02 Jul 2022

UL president in stark warning over bus service as ‘major impediment’ to city campus

University of Limerick president Des Fitzgerald

University of Limerick president Des Fitzgerald

UL president Des Fitzgerald has warned the quality of the bus service between Limerick and the college is a “major impediment” to a new city centre campus.

As revealed by the Leader, University of Limerick (UL) is finalising plans to open a new campus in the heart of the city, with sources suggesting it will be in the heart of the Project Opera site.

But in an unprecedented intervention, Dr Fitzgerald has now indicated the bus service between the city and Castletroy could be a major factor in its moves to the urban area.

It comes in a week where the Limerick Leader, as part of a major investigation, has highlighted major dissatisfaction with the performance of the Bus Eireann run services in the urban area, citing delays, no shows, and an alleged rudeness from some drivers.

And a major survey conducted by this newspaper reveals that more than eight in ten passengers are either ‘dissatisfied’ or ‘very dissatisfied’ by the public transport service provided by Bus Eireann in Limerick city.

Of the 411 people who took part in the survey, just 14 people said their bus arrives on time. The Leader has sent these findings to the council, and Bus Eireann, which maintains that out of every 100,000 passengers, there are just 0.01% complaints.

According to UL president Dr Des Fitzgerald, reliable public transport is key for the university’s future expansion plans, which include creating a city centre base to bring 2,000 students and 100 staff members to the city by 2022. 

However, current issues with the services are proving to be a “major impediment” to this project, Dr Fitzgerald has revealed. 

“It can take up to 90 minutes at peak times to travel by bus between the campus and the city and some areas in the city are inaccessible by public transport so students are paying for private buses,” Dr Fitzgerald told the Limerick Leader. 

UL has been working with the Council to tackle the problem, he said, adding the main issues remain the lack of dedicated bus lanes between the city and UL and the lack of access to the North campus.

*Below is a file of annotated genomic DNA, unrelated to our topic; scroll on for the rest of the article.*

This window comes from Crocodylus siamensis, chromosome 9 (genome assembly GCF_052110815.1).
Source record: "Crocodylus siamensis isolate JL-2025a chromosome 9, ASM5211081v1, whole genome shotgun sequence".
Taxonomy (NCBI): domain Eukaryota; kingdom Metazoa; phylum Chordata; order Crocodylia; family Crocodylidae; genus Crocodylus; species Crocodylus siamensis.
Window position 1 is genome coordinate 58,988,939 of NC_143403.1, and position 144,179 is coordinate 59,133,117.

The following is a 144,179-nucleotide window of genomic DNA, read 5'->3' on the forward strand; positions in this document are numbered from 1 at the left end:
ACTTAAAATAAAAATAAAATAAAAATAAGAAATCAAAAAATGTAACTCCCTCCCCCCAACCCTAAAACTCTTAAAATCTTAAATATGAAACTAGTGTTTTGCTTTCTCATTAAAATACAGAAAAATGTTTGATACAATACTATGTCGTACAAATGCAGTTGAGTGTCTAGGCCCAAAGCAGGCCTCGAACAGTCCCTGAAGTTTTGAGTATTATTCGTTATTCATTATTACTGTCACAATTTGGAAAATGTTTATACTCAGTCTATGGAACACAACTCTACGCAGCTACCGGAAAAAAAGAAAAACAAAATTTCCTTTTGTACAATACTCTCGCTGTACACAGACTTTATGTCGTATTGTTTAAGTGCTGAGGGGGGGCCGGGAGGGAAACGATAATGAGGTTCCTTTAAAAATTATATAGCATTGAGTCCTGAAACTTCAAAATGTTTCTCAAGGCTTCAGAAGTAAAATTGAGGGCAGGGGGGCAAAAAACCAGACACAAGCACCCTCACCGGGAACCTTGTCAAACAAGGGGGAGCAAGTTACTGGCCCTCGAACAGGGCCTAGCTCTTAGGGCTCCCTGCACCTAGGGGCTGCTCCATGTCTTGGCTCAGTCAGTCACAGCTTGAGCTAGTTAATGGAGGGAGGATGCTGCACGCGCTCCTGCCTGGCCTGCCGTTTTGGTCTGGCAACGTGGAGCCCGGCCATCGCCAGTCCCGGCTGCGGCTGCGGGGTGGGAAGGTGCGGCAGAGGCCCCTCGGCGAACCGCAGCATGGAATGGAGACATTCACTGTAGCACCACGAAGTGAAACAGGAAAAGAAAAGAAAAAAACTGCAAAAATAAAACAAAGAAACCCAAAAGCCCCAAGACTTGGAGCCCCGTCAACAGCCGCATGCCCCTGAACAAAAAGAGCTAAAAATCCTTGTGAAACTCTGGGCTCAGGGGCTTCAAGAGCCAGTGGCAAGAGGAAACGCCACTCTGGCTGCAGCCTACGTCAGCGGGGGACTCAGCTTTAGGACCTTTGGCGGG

“As it stands getting traffic on and off the UL campus at times is a nightmare.” A dedicated bus lane, better movement of buses on campus and opening UL’s north exit into Clare would help, he said adding “ but it seems impossible to get the various parties together to agree on the solution.” 

“UL will do whatever is required, but without a comprehensive plan a bus lane on campus will just rush the buses into stalled traffic on the roads in and out of the city."

The Limerick Leader has been contacted by many UL students and lecturers who were anxious to voice their opinions on the current available bus services. 

“It is very difficult to recommend events to students in the city, particularly during the day, knowing that the bus is so poor,” Dr Niamh NicGhabhann, a UL Assistant Dean, told the Limerick Leader. 

“As we know they won't be able to get in or out in reasonable time to be able to do their other work and classes. This leads to a lack of civic participation in city life by students." 

Meanwhile, several blue-chip company bosses, who among them employ tens of thousands of people have also raised concerns about the public bus service here with Mayor James Collins saying: “They have been highlighting the fact public transport is not where it should be.”

Now, in a bid to remedy things in short order, the mayor is to organise an emergency meeting of the National Transport Authority, An Garda Siochana, Bus Eireann and Limerick City and County Council, all of whom have a role to play in the running of our local bus service.

“We need to plan what our public transport system is going to look like in a couple of years from now. But more urgently, we need to fix the system which is in place which is not working. Buses aren’t turning up, buses are late, buses aren’t going where they are meant to go to. They are stopping in the city centre when they are supposed to go to the University of Limerick. The communication is really poor,” Mayor Collins, who met Bus Eireann executive Blaithin McElligott this week, said.

And he has even floated the idea of holding a major public meeting at City Hall.

Meanwhile, Dermot Healy, the local National Bus and Rail Union (NBRU) representative has criticised Senator Maria Byrne, who last week, in a video-log, travelled on the 304 service with regular user Tom Dowling to highlight the punctuality issues.

“Limerick City Council has never been a great friend to public services initiatives. We find it ironic that Senator Maria Byrne is one of the people leading the charge on this when nine years ago, she opposed the introduction of a bus lane along O’Connell Avenue,” he explained.

The state bus company runs eight regular bus services covering the city and its surrounds, as well as other irregular services covering rural areas of county Limerick.

On top of this, there are twice hourly services to Shannon Airport, as well as Expressway services around the country.

Just two private routes operate in Limerick – Dublin Bus runs two services between the city centre, Annacotty and the University of Limerick.

- For full coverage, see the weekend editions of the Limerick Leader

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